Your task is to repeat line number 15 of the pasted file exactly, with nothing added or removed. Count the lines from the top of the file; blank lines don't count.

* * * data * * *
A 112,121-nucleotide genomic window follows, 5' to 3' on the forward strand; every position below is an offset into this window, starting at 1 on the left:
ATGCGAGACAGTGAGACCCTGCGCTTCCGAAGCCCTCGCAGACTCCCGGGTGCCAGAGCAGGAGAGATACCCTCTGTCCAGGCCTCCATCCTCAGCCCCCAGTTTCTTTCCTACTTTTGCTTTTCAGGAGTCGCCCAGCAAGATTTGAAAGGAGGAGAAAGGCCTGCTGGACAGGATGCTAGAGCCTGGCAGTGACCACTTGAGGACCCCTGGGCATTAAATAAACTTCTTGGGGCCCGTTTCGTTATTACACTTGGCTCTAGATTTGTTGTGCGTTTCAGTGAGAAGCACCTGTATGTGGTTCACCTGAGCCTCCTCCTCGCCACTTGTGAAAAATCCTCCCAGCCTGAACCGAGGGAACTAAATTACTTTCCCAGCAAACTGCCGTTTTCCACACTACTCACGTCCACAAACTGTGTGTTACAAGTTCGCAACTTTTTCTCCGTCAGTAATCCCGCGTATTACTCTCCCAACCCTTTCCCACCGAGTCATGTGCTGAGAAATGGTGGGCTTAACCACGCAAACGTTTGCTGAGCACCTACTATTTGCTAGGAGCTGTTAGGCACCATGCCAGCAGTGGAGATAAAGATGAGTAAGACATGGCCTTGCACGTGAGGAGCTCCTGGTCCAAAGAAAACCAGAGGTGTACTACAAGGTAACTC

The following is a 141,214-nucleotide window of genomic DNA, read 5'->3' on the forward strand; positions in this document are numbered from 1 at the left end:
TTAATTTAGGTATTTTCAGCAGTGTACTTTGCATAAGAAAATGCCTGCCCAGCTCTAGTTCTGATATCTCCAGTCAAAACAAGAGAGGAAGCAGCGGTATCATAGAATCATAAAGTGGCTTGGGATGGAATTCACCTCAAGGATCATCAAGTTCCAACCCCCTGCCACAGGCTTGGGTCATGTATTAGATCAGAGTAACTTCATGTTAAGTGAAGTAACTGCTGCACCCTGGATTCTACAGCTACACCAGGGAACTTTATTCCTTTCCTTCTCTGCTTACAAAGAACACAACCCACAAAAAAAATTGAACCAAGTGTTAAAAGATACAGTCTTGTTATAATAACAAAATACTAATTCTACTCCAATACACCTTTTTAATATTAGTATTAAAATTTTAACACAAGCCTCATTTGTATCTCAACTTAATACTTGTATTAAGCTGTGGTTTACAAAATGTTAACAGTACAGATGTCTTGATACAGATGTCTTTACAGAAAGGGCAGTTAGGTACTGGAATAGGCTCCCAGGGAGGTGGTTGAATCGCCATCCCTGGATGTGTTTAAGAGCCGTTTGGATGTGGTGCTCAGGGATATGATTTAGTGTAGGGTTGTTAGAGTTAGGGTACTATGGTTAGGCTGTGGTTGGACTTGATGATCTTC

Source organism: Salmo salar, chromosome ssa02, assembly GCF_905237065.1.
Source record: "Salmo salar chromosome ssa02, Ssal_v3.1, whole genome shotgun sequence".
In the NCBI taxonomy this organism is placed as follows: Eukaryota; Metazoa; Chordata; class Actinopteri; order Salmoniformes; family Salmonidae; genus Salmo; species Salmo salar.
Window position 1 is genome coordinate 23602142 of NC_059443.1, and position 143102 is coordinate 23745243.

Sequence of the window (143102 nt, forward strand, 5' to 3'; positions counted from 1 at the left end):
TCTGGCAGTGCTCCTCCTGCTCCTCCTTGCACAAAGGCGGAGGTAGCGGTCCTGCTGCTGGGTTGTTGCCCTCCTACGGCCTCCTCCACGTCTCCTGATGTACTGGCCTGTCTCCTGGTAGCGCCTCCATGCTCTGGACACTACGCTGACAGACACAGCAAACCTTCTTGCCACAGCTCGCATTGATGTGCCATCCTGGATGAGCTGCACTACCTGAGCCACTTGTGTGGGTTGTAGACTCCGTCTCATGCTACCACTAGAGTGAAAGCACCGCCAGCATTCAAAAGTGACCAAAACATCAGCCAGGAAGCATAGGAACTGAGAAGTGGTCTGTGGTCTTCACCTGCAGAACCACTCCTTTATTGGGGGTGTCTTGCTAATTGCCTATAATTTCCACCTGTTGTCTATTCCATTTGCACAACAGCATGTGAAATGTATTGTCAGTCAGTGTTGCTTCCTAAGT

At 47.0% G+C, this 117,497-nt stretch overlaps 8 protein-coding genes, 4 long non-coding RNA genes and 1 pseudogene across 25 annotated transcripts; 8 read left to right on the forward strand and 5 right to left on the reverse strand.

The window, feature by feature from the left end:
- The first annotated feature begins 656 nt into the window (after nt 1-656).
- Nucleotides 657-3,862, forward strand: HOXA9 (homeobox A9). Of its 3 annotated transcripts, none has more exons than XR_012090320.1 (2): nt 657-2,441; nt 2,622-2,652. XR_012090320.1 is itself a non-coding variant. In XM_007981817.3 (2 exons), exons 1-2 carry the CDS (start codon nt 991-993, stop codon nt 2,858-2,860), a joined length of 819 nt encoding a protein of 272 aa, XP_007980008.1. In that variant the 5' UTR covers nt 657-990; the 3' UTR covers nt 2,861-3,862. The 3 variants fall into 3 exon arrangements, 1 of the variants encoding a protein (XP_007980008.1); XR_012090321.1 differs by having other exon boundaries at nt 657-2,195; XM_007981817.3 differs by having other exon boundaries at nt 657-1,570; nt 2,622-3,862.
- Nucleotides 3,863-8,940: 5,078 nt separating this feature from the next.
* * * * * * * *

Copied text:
- Nucleotides 3,863-8,940: 5,078 nt separating this feature from the next.